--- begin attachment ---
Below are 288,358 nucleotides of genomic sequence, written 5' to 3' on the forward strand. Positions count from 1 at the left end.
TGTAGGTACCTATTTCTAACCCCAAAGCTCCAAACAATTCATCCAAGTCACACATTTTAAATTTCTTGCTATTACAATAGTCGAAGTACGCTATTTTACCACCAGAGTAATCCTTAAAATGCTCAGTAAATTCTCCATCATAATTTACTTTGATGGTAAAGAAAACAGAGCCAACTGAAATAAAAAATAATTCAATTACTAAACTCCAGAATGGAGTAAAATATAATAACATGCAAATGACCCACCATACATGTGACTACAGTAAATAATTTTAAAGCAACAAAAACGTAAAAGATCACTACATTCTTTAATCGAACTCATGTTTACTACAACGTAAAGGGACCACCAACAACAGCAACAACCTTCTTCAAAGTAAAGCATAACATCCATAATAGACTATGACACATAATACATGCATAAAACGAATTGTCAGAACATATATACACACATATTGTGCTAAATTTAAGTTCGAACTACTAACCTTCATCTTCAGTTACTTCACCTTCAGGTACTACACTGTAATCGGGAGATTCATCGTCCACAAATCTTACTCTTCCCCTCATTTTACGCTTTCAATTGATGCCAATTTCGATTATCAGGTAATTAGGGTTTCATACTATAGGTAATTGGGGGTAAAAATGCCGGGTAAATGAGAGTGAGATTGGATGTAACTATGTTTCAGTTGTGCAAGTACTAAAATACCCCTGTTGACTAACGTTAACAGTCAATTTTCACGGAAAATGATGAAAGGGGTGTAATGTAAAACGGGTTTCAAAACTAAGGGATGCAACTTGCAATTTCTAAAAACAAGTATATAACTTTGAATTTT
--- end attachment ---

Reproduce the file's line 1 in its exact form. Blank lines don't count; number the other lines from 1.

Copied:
Below are 288,358 nucleotides of genomic sequence, written 5' to 3' on the forward strand. Positions count from 1 at the left end.